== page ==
If the Arizona Diamondbacks expect a decline in their 2019 offensive production, there needs a countervailing compensation. From a rational vantage, this means greater efficiency from the starting rotation and a defense which is considered air-tight.
Last season, the Diamondbacks were the Major League's defensive leaders in several categories. For starters, the team posted 157 defensive runs saved and that, according to Baseball Info Solutions, was the highest single-season total recorded since the 2003 season. That far elapsed the 115 defensive runs saved by the Milwaukee Brewers in 2018.
As well, the Diamondbacks finished with 39 shift runs saved and that was most in the majors last season. A significant part of the equation reflects a tradition in the game, and that’s strong defense up the middle translates into victories.
Going forward, several shifts in personnel could cause concern, and the Diamondbacks will sport a new-look up the middle. Ketel Marte opens the season in centerfield, Jake Lamb moves from third base to first, Wilmer Flores is inserted as the club’s new second baseman and Carson Kelly, brought over from the St. Louis Cardinals in the recent Paul Goldschmidt trade, is expected to catch the bulk of the games.
For Kelly, the transition from the shadow of perennial All-Star Yadier Molina, to a starter with a new organization, may be one challenge. Of equal concern, Kelly now spearheads a defense expected to achieve a consistent level of accomplishment. To still another level, the defense will likely be responsible for keeping games close and a clear preference to hold physical and mental errors at a minimum.
“We have many different talents in this clubhouse on defense, on the mound and at the plate,” Kelly told Fancred in the Diamondbacks clubhouse. “There are so many different attributes this team has, and I’ve already seen that. We’ll continue to grow, find our role and find that groove.”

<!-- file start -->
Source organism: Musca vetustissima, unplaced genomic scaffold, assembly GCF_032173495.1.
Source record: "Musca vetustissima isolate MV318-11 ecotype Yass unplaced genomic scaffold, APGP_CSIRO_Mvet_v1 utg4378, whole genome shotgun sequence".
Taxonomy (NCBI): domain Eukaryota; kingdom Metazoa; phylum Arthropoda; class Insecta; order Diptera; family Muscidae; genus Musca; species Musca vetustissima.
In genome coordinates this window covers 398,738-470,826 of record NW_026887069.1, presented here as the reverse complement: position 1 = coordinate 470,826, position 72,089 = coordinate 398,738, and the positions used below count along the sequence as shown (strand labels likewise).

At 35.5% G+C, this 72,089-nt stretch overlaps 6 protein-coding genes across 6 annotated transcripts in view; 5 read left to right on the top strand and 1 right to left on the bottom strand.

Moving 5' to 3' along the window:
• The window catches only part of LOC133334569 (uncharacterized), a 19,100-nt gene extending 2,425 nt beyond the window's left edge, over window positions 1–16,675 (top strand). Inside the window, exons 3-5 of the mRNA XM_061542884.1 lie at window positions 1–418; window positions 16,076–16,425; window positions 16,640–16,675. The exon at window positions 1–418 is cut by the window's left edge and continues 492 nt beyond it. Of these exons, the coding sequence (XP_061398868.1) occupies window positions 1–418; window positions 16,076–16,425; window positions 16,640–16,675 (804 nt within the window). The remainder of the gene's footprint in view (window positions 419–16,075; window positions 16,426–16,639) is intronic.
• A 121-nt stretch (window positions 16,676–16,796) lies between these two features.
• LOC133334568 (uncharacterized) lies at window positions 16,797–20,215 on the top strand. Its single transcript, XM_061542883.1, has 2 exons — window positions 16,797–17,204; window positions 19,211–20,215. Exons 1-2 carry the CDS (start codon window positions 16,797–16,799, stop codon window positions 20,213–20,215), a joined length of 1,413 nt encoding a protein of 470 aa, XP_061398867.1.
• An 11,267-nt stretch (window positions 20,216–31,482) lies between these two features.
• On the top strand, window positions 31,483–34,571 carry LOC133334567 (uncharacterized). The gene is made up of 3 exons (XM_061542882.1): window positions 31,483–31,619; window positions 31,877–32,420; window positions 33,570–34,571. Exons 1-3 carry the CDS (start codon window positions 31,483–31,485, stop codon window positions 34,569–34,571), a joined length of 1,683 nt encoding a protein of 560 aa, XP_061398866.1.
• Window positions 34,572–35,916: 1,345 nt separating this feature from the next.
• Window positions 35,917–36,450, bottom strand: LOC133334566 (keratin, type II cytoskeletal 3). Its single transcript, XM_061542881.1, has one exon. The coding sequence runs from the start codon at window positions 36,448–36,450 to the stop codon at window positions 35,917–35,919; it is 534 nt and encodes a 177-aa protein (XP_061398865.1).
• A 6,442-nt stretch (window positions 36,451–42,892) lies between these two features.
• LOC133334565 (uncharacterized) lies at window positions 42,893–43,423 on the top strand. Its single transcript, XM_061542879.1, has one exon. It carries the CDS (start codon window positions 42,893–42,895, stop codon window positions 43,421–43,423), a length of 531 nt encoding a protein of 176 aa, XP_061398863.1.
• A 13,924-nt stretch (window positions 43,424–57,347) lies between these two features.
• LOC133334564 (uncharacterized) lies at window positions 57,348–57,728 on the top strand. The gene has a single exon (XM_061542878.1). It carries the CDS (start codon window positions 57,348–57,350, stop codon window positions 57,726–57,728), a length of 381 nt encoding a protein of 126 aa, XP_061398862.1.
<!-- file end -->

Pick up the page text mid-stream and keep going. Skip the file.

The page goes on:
Noted for his defensive skills, Kelly pointed out that the transition from St. Louis to Arizona is seamless. The fact he now catches Zack Greinke and Robbie Ray, at the top of the Diamondbacks rotation, is as much as a challenge as a reward. In parts of three seasons backing up Molina, Kelly committed one error in 265 chances in 57 games.
“There is good chemistry with this club,” Kelly added. “You can go up any guy in this clubhouse and it doesn’t matter if you have 10 years in the big leagues or if you’re a first-year guy. That’s special. You don’t see that very often.”
From a back-up role over recent seasons, Kelly's workload will increase and could range between the 130 to 145 games. That depends how manager Torey Lovullo expects to use the 24-year-old Kelly, who was born in Chicago but grew up in Portland, Ore.
“(Kelly) has integrated very, very well and very efficiently,” Lovullo told Fancred. “It’s a hard thing for a young player to come in and given his set of circumstances. We all know what those are. He is paying attention to the coaching concepts and he’s working on his offensive approach."
With an animated personality, Kelly appears ready to embrace Lovullo’s culture and that corresponds flawlessly with Lovullo’s standards.
“Fitting into a clubhouse is a big part of being a big leaguer, for me,” Lovullo pointed out. “I want to make sure the guys are comfortable, they are themselves and good teammates. (Kelly) seems to be doing that very, very well.”
CAMP NOTES …
To add depth and an important veteran presence, the Diamondbacks signed free-agent outfielder Adam Jones to a one-year deal worth a reported $3 million.
At 33-years old, Jones is a 13-year major league veteran who was first drafted by the Seattle Mariners in 2003. Over the course of his career in the majors, Jones was a selected to play in five All-Star games and hit .281 in 145 games with Baltimore a year ago.
Elsewhere … on Monday, the Diamondbacks have the first of two open spring dates. Their second off-day during camp is next Monday, March 18. … The Diamondbacks resume their spring slate Tuesday night at Salt River against the Texas Ranges. Home dates at Salt River this week include the Giants on Thursday, the Cubs on Saturday and the White Sox, as part of a split-squad, on Sunday. They also take on the Rockies at Salt River on Wednesday but are considered the visiting team in a complex shared by both teams.